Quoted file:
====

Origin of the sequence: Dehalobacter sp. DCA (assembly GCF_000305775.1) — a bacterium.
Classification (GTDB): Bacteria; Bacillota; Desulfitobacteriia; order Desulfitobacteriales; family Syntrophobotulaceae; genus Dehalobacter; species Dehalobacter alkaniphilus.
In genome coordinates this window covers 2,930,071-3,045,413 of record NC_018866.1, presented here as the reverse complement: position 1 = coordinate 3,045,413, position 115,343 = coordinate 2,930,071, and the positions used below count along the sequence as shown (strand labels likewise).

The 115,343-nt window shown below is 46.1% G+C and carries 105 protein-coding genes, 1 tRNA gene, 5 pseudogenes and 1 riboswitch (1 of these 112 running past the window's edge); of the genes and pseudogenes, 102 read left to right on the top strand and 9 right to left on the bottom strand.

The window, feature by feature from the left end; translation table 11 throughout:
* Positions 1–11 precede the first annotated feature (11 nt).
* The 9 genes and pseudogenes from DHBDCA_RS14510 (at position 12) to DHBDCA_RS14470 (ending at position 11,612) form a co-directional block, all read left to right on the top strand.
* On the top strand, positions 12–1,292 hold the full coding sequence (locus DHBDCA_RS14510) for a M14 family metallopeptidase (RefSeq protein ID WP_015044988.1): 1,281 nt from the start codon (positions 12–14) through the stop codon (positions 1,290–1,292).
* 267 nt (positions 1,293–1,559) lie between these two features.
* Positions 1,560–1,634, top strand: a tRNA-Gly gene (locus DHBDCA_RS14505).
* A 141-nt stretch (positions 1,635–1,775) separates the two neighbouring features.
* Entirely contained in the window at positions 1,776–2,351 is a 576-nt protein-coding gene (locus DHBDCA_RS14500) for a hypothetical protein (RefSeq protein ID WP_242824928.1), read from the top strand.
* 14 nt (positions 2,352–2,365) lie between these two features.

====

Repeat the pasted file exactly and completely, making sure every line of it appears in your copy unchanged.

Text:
Origin of the sequence: Dehalobacter sp. DCA (assembly GCF_000305775.1) — a bacterium.
Classification (GTDB): Bacteria; Bacillota; Desulfitobacteriia; order Desulfitobacteriales; family Syntrophobotulaceae; genus Dehalobacter; species Dehalobacter alkaniphilus.
In genome coordinates this window covers 2,930,071-3,045,413 of record NC_018866.1, presented here as the reverse complement: position 1 = coordinate 3,045,413, position 115,343 = coordinate 2,930,071, and the positions used below count along the sequence as shown (strand labels likewise).

The 115,343-nt window shown below is 46.1% G+C and carries 105 protein-coding genes, 1 tRNA gene, 5 pseudogenes and 1 riboswitch (1 of these 112 running past the window's edge); of the genes and pseudogenes, 102 read left to right on the top strand and 9 right to left on the bottom strand.

The window, feature by feature from the left end; translation table 11 throughout:
* Positions 1–11 precede the first annotated feature (11 nt).
* The 9 genes and pseudogenes from DHBDCA_RS14510 (at position 12) to DHBDCA_RS14470 (ending at position 11,612) form a co-directional block, all read left to right on the top strand.
* On the top strand, positions 12–1,292 hold the full coding sequence (locus DHBDCA_RS14510) for a M14 family metallopeptidase (RefSeq protein ID WP_015044988.1): 1,281 nt from the start codon (positions 12–14) through the stop codon (positions 1,290–1,292).
* 267 nt (positions 1,293–1,559) lie between these two features.
* Positions 1,560–1,634, top strand: a tRNA-Gly gene (locus DHBDCA_RS14505).
* A 141-nt stretch (positions 1,635–1,775) separates the two neighbouring features.
* Entirely contained in the window at positions 1,776–2,351 is a 576-nt protein-coding gene (locus DHBDCA_RS14500) for a hypothetical protein (RefSeq protein ID WP_242824928.1), read from the top strand.
* 14 nt (positions 2,352–2,365) lie between these two features.